Next page . . . . Previous page . . . . Speeches . . . . Contents . . . . Debates(HTML) . . . .

Legislative Assembly for the ACT: 2001 Week 6 Hansard (14 June) . . Page.. 1707 ..

MR OSBORNE (continuing):

Obviously, the volume of fuel will shrink in that example by about 3 per cent. When fuel is loaded in Sydney, the volume of the delivery is adjusted by the oil company to what it would be if it was 15 degrees Celsius for the purpose of paying federal excise. This is done quite simply by a gadget attached to the loading hose that does all the calculations.

Despite getting the benefit of only paying excise on a temperature corrected volume of fuel, the oil companies used to charge our service stations for every litre loaded. In the example given, the oil company would have paid excise on between 1 and 2 per cent less fuel than was loaded, while the service station would have had about 3 per cent less litres to sell than they had bought.

While this differential is much larger in winter than it is in summer because of our cooler climate, the ACT is the only jurisdiction in Australia where the service station loses out all year round. Over the course of a year, the difference is worth about 1c per litre-a cost that someone has to pay. With so few franchisees compared to retail outlets owned and operated by the oil companies, franchisees have long been disadvantaged if they attempt to pass on the costs of the phantom litres.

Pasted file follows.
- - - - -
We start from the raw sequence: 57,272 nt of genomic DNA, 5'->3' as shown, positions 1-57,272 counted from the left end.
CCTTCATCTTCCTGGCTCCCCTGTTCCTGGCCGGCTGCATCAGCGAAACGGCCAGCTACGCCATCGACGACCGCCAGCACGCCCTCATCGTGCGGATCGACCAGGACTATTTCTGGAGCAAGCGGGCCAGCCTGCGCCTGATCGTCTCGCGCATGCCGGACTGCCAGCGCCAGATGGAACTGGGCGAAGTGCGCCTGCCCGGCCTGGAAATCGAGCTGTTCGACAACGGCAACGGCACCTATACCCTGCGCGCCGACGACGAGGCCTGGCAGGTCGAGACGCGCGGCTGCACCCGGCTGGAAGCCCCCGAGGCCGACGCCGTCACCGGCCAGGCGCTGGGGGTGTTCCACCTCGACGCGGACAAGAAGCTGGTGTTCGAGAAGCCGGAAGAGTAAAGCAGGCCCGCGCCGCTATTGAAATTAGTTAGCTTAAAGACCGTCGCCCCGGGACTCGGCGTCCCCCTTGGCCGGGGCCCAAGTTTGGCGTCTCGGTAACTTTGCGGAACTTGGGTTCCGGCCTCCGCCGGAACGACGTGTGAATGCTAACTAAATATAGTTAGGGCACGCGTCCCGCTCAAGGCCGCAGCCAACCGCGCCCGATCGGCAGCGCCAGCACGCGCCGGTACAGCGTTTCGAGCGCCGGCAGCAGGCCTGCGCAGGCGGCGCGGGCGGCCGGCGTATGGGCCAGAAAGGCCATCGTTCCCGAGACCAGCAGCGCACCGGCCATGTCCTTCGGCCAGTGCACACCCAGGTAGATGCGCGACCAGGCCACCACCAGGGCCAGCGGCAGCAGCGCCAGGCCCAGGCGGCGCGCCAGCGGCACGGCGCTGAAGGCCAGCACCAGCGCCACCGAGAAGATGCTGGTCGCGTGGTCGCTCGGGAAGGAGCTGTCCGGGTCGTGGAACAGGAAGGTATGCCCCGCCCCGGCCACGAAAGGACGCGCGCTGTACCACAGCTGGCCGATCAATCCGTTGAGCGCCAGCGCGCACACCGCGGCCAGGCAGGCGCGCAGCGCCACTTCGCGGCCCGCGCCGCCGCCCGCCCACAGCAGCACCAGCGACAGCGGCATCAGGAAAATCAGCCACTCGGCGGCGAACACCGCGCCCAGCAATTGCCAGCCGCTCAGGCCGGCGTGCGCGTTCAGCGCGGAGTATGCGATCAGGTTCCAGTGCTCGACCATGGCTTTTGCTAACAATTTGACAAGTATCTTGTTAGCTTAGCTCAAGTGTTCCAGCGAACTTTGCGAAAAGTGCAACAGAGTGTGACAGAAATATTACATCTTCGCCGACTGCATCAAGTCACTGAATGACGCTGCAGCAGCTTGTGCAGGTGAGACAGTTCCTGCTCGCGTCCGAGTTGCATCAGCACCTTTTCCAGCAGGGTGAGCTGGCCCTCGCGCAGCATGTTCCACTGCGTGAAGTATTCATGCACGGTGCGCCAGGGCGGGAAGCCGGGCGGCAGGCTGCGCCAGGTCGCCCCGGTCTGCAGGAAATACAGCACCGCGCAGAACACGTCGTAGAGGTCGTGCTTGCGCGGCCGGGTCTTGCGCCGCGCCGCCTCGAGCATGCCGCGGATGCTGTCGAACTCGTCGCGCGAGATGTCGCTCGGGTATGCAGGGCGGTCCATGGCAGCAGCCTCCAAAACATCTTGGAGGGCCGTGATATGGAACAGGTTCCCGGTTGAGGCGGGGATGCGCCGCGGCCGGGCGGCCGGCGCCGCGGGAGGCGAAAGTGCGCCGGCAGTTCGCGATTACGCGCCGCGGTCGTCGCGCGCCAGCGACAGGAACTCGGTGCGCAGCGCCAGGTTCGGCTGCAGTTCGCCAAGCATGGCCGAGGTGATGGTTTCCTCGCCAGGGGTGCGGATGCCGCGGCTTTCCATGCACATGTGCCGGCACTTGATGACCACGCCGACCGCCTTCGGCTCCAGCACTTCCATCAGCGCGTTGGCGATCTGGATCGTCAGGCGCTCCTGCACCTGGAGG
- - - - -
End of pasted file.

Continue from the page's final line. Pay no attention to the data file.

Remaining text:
Mr Speaker, the legislation already passed by the Assembly has levelled the playing field. All wholesale transfers of fuel must now be temperature corrected to 15 degrees Celsius. Not only is this the benchmark that oil companies use when paying federal excise, it is also the process used when buying fuel supplies off each other.

The act has already been effective as, for the first time, service stations have been fairly compensated for their fuel losses. Documentation I have seen from one service station proves that. In fact, so effective has the act been that there are now moves under way to establish temperature correction in New South Wales and Victoria.

However, there has been a small glitch. Documents I have seen from a number of service stations show that some oil companies are not providing clear enough information on their delivery dockets and, far worse, are applying an additional charge for the privilege of their compliance with the law. Such a charge is unscrupulous, especially as the same charge is not being applied by the oil companies to fuel delivered to their own service stations.

While this latter situation has been referred to our Independent Pricing Commissioner and the ACCC for their investigation, this bill addresses these two main points, and I commend it to the Assembly.

Debate (on motion by Mr Stefaniak ) adjourned to the next sitting.

Next page . . . . Previous page . . . . Speeches . . . . Contents . . . . Debates(HTML) . . . .